What impact do Russian oil and gas opaque schemes have on the energy security of the United States?
Some Americans might be led to believe that it is not the business of the U.S. Government to police Russian corruption – as long as the pipelines are filled and vital fuels are making their way into the hands of consumers.
I believe this approach does not help either Russian business or U.S. consumers given the importance of energy in the world today. If U.S. oil and gas companies believe that their Russian partners are not playing by the rules of the game, and use non-transparent schemes to gain an advantage – then the U.S. consumer is the loser and U.S. energy security is threatened.
U.S. energy security today is threatened by a number of factors:
1. Over-consumption of energy and rapidly dwindling national resources in the U.S.
2. Inefficient use of available hydrocarbons and insufficient use of alternative energy sources.
3. Reliance on extracting nations which use their energy resources as weapons to further foreign policy or ideological agendas.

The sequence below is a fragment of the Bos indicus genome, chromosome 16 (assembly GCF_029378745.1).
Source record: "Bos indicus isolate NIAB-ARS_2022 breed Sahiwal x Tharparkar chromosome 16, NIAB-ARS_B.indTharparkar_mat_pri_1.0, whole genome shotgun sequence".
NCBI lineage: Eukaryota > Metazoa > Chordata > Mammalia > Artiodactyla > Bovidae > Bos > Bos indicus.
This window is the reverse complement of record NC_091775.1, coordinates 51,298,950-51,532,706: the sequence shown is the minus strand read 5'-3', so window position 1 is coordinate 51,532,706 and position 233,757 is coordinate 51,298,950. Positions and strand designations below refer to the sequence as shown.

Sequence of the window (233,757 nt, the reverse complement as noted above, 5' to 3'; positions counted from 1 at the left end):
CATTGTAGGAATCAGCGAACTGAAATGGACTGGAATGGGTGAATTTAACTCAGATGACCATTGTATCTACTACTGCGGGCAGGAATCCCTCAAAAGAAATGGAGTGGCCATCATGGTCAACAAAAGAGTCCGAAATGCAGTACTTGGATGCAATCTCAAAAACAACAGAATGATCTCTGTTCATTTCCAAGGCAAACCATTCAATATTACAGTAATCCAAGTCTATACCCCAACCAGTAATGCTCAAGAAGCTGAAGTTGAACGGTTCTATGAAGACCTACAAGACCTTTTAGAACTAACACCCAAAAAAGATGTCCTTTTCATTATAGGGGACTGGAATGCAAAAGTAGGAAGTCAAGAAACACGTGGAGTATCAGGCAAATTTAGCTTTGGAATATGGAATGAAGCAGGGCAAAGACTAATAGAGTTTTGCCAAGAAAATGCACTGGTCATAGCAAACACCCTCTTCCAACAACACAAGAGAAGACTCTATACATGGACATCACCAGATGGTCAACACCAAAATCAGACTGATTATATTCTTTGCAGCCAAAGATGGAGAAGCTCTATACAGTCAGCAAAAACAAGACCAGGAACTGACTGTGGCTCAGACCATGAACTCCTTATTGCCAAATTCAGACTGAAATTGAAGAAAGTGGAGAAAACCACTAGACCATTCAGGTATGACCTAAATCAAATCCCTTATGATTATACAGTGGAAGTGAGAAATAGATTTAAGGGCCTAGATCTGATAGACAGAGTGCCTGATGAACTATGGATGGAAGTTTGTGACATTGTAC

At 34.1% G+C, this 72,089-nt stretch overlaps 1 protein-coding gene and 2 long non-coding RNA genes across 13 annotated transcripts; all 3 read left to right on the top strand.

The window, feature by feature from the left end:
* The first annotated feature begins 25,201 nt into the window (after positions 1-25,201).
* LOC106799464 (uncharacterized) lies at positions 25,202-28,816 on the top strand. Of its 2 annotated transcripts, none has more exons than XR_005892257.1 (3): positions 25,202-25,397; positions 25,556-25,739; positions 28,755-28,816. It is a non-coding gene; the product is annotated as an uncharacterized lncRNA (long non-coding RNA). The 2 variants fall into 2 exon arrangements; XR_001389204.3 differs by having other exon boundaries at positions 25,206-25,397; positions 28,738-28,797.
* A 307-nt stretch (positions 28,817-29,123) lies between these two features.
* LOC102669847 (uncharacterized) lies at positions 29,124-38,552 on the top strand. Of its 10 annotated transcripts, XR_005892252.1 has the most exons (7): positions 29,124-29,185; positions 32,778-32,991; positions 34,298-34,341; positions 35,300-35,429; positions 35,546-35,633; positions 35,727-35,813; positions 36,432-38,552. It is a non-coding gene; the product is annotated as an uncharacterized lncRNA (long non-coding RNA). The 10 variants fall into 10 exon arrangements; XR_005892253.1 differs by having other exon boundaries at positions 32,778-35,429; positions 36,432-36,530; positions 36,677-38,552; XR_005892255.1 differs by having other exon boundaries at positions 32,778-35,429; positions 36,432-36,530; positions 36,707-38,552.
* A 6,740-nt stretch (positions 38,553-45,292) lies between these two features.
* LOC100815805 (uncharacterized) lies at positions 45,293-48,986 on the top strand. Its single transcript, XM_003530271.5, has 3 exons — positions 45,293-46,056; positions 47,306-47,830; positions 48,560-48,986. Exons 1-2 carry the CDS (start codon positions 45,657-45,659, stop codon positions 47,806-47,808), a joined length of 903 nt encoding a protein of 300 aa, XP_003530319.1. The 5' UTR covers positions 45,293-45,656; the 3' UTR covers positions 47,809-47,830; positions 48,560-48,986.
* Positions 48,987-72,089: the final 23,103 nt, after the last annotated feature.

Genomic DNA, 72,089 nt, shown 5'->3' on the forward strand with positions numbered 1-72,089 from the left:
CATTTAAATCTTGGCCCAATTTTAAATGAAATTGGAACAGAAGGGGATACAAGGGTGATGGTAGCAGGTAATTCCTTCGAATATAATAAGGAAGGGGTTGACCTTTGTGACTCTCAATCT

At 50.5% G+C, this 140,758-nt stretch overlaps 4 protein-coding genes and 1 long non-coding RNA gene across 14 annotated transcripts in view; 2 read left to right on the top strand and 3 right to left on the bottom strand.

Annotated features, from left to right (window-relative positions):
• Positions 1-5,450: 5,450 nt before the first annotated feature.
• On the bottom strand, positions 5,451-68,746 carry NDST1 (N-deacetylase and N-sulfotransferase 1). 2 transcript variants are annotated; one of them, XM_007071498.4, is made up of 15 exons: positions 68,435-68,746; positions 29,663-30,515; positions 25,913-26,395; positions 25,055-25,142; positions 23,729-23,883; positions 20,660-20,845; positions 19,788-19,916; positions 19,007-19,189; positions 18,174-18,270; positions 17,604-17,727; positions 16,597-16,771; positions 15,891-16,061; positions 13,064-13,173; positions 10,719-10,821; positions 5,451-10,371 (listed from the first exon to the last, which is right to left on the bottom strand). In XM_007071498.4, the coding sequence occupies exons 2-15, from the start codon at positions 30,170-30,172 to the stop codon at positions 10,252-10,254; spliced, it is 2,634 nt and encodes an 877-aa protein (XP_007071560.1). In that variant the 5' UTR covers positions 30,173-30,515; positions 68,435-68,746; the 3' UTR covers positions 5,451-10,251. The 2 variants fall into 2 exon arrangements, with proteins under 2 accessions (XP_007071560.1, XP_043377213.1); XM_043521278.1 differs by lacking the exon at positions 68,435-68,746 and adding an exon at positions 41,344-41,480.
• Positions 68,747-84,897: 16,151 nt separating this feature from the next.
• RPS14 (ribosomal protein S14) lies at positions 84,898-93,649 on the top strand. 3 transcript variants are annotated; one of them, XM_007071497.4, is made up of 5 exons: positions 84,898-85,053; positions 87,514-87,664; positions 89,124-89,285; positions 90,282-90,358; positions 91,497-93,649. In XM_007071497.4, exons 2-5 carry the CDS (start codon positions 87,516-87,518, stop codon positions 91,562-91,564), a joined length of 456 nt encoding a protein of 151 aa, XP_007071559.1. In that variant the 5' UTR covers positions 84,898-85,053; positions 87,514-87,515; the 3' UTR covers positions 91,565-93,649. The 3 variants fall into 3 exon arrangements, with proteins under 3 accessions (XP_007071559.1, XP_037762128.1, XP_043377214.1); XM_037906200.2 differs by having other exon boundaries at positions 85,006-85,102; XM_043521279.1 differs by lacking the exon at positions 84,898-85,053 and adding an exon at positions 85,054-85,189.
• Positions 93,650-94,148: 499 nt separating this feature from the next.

4. Opaqueness in the extraction industry which often serves as a smoke screen for government officials and clans in various self-enrichment schemes and as a means of subverting their competition.
As long as oil and gas companies in OSCE extracting countries continue to use murky pricing and barter schemes and rely on non-transparent middlemen who serve no visible function in the production-transit-consumer chain - then the energy security of the United States and all OSCE countries will be threatened.
A possible solution might be for the OSCE to adopt a set of rules governing transparency in the extraction sector. These rules would be mandatory for all members and govern the activities of oil and gas companies, coal mining concerns and uranium mining.
The energy sector in the OSCE is too vital today to permit shadowy players to dictate terms of delivery and prices for fuels and, in certain cases, be given a monopoly for supplying entire countries with vital energy resources.